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Green's Functions for the Wave Equation

As by now you should fully understand from working with the Poisson equation, one very general way to solve inhomogeneous partial differential equations (PDEs) is to build a Green's function11.1 and write the solution as an integral equation.

Let's very quickly review the general concept (for a further discussion don't forget WIYF ,MWIYF). Suppose ${\cal D}$ is a general (second order) linear partial differential operator on e.g. $\rm I \hspace{-.180em} R^3$ and one wishes to solve the inhomogeneous equation:

\begin{displaymath}
{\cal D} f(\mbox{\boldmath$x$}) = \rho(\mbox{\boldmath$x$})
\end{displaymath} (11.26)

for $f$.

If one can find a solution $G(\mbox{\boldmath$x$}- \mbox{\boldmath$x$}_0)$ to the associated differential equation for a point source function11.2:

\begin{displaymath}
{\cal D} G(\mbox{\boldmath$x$},\mbox{\boldmath$x$}_0) = \delta(\mbox{\boldmath$x$}- \mbox{\boldmath$x$}_0)
\end{displaymath} (11.27)

then (subject to various conditions, such as the ability to interchange the differential operator and the integration) to solution to this problem is a Fredholm Integral Equation (a convolution of the Green's function with the source terms):
\begin{displaymath}
f(\mbox{\boldmath$x$}) = \chi(\mbox{\boldmath$x$}) + \int_{...
...x$},\mbox{\boldmath$x$}_0)
\rho(\mbox{\boldmath$x$}_0) d^3x_0
\end{displaymath} (11.28)

where $\chi(\mbox{\boldmath$x$})$ is an arbitrary solution to the associated homogeneous PDE:
\begin{displaymath}
{\cal D} \left[ \chi(\mbox{\boldmath$x$}) \right]= 0
\end{displaymath} (11.29)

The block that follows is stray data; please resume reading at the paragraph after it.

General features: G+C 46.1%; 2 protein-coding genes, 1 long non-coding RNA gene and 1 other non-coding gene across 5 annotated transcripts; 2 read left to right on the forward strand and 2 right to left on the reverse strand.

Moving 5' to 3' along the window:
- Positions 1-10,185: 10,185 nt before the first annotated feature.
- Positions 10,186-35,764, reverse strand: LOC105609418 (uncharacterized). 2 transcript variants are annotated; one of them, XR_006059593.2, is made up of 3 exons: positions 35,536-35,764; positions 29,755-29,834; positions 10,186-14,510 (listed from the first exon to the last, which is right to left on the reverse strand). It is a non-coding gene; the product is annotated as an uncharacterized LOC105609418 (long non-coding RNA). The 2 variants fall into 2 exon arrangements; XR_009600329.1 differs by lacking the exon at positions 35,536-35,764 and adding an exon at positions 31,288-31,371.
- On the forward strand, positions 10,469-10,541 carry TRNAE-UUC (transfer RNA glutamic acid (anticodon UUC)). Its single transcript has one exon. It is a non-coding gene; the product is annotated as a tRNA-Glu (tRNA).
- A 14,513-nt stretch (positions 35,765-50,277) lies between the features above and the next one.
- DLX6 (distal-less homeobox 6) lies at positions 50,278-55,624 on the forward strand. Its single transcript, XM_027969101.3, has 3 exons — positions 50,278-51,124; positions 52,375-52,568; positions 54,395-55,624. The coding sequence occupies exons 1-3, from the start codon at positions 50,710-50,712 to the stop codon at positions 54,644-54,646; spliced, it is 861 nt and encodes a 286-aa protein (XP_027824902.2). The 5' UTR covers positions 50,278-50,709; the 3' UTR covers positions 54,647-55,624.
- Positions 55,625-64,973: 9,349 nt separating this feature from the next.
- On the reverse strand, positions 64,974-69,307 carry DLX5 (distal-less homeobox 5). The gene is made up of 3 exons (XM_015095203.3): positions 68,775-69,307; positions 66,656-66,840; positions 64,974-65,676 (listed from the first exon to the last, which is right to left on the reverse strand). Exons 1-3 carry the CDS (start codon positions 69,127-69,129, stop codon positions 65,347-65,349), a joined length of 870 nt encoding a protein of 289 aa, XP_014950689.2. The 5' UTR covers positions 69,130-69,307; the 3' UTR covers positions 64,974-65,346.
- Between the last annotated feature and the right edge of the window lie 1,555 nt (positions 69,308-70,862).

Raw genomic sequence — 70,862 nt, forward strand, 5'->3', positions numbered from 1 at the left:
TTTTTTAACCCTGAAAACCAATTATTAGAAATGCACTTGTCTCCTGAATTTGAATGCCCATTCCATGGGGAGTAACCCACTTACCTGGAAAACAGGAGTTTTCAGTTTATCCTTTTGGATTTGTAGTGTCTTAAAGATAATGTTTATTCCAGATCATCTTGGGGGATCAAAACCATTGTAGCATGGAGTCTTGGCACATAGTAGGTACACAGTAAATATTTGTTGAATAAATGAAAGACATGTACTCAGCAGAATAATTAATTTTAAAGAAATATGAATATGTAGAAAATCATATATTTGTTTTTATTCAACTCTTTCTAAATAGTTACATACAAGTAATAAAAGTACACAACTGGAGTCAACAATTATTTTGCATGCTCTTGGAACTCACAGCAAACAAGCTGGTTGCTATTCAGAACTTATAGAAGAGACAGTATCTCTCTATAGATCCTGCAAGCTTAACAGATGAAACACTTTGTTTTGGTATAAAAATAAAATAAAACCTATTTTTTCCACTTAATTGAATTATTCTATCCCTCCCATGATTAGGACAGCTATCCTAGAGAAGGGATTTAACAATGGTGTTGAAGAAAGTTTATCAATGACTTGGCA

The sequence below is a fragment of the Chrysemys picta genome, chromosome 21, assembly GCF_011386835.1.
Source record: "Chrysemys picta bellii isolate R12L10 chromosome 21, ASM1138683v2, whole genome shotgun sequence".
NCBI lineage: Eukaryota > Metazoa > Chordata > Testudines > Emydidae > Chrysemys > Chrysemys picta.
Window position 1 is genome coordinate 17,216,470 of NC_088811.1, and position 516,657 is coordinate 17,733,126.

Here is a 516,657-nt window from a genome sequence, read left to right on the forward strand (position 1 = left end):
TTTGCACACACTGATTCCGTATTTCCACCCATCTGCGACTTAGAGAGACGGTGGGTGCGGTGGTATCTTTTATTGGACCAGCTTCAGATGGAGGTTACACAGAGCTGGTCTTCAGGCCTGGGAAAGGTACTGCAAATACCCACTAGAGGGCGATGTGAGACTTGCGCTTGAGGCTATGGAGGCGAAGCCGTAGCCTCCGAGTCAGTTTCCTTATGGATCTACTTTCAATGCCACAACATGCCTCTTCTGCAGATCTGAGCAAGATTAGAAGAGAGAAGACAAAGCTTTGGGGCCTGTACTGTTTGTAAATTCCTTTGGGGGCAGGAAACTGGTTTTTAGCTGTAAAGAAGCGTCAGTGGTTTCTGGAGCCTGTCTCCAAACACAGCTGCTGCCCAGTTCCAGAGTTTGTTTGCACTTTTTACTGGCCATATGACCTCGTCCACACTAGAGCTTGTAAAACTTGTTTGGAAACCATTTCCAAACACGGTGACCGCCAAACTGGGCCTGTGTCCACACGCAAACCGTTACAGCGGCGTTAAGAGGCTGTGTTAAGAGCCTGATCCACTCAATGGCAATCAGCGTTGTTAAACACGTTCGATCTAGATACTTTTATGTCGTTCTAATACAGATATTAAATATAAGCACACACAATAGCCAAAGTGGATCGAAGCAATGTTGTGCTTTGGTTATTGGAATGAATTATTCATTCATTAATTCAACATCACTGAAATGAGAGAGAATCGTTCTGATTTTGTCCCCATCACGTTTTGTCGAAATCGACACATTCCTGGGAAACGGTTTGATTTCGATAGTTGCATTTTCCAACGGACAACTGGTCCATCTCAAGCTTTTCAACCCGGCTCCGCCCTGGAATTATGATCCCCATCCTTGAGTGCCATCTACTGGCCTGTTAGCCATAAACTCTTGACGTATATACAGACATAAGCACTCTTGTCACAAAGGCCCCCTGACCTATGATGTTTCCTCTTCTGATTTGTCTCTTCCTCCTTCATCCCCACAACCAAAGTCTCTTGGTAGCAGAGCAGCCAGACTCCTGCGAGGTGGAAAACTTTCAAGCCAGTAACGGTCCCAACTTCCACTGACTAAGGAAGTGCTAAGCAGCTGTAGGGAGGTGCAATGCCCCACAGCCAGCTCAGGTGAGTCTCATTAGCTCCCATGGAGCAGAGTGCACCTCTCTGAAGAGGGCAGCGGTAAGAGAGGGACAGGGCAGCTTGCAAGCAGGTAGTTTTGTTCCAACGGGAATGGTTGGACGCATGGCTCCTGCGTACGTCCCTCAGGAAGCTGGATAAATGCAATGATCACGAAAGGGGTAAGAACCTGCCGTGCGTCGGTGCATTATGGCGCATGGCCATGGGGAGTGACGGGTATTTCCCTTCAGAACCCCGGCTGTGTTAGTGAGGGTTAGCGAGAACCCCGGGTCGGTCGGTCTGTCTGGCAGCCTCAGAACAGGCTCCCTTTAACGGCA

This solution can easily be verified:

$\displaystyle f(\mbox{\boldmath$x$})$ $\textstyle =$ $\displaystyle \chi(\mbox{\boldmath$x$}) + \int_{\rm I \hspace{-.180em} R^3} G(\mbox{\boldmath$x$},\mbox{\boldmath$x$}_0)
\rho(\mbox{\boldmath$x$}_0) d^3x_0$ (11.30)
$\displaystyle {\cal D} f(\mbox{\boldmath$x$})$ $\textstyle =$ $\displaystyle {\cal D}\left[ \chi(\mbox{\boldmath$x$})\right] +
{\cal D} \int...
...G(\mbox{\boldmath$x$},\mbox{\boldmath$x$}_0) \rho(\mbox{\boldmath$x$}_0) d^3x_0$ (11.31)
$\displaystyle \rho(\mbox{\boldmath$x$}_0) d^3x_0$     (11.32)
$\displaystyle {\cal D} f(\mbox{\boldmath$x$})$ $\textstyle =$ $\displaystyle 0 +
\int_{\rm I \hspace{-.180em} R^3} {\cal D} G(\mbox{\boldmath$x$},\mbox{\boldmath$x$}_0) \rho(\mbox{\boldmath$x$}_0) d^3x_0$ (11.33)
$\displaystyle {\cal D} f(\mbox{\boldmath$x$})$ $\textstyle =$ $\displaystyle 0 +
\int_{\rm I \hspace{-.180em} R^3} \delta(\mbox{\boldmath$x$}-\mbox{\boldmath$x$}_0) \rho(\mbox{\boldmath$x$}_0) d^3x_0$ (11.34)
$\displaystyle {\cal D} f(\mbox{\boldmath$x$})$ $\textstyle =$ $\displaystyle \rho(\mbox{\boldmath$x$})$ (11.35)

It seems, therefore, that we should thoroughly understand the ways of building Green's functions in general for various important PDEs. I'm uncertain of how much of this to do within these notes, however. This isn't really ``Electrodynamics'', it is mathematical physics, one of the fundamental toolsets you need to do Electrodynamics, quantum mechanics, classical mechanics, and more. So check out Arfken, Wyld, WIYF , MWIYFand we'll content ourselves with a very quick review of the principle ones we need:



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Next: Poisson Equation Up: Radiation Previous: Quickie Review of Chapter   Contents
Robert G. Brown 2014-08-19